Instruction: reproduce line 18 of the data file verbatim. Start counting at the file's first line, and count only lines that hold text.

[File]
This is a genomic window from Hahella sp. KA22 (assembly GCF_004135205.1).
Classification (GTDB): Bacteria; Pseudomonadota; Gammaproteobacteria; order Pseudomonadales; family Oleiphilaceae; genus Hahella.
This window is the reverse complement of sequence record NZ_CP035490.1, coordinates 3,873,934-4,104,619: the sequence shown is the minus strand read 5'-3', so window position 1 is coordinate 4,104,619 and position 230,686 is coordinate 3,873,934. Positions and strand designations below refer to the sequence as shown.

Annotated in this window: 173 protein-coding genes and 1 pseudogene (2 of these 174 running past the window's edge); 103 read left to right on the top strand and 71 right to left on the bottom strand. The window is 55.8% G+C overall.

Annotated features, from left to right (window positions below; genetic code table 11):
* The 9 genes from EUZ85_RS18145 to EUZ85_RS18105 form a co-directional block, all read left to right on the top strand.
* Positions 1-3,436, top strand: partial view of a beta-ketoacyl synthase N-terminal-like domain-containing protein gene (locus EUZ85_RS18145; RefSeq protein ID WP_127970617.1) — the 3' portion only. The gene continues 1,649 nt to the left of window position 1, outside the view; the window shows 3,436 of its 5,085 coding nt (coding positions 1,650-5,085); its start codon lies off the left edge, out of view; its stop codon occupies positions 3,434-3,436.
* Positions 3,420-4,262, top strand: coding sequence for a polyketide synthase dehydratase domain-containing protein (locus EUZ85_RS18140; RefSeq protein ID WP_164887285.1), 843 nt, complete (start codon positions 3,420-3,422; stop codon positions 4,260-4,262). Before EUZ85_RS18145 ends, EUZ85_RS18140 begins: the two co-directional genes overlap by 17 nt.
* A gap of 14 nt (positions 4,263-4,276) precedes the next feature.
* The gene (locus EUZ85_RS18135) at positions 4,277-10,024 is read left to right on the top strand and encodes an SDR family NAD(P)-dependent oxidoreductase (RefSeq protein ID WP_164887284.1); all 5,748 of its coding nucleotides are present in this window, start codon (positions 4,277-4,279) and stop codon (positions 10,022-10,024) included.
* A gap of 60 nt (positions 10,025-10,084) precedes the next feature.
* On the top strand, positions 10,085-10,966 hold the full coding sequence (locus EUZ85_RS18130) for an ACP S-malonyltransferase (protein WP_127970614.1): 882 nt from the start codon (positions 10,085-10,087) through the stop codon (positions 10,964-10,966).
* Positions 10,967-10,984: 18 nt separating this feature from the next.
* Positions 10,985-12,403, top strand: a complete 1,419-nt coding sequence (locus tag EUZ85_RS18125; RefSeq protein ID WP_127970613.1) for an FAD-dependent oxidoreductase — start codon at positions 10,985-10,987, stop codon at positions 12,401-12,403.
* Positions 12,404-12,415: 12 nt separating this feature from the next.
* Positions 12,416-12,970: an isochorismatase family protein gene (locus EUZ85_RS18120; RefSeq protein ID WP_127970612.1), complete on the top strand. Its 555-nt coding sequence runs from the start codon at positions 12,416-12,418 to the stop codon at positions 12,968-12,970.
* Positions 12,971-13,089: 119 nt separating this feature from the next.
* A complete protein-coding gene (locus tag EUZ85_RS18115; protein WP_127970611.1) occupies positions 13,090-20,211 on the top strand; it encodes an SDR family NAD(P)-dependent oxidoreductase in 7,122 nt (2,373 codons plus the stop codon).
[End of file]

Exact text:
* A complete protein-coding gene (locus tag EUZ85_RS18115; protein WP_127970611.1) occupies positions 13,090-20,211 on the top strand; it encodes an SDR family NAD(P)-dependent oxidoreductase in 7,122 nt (2,373 codons plus the stop codon).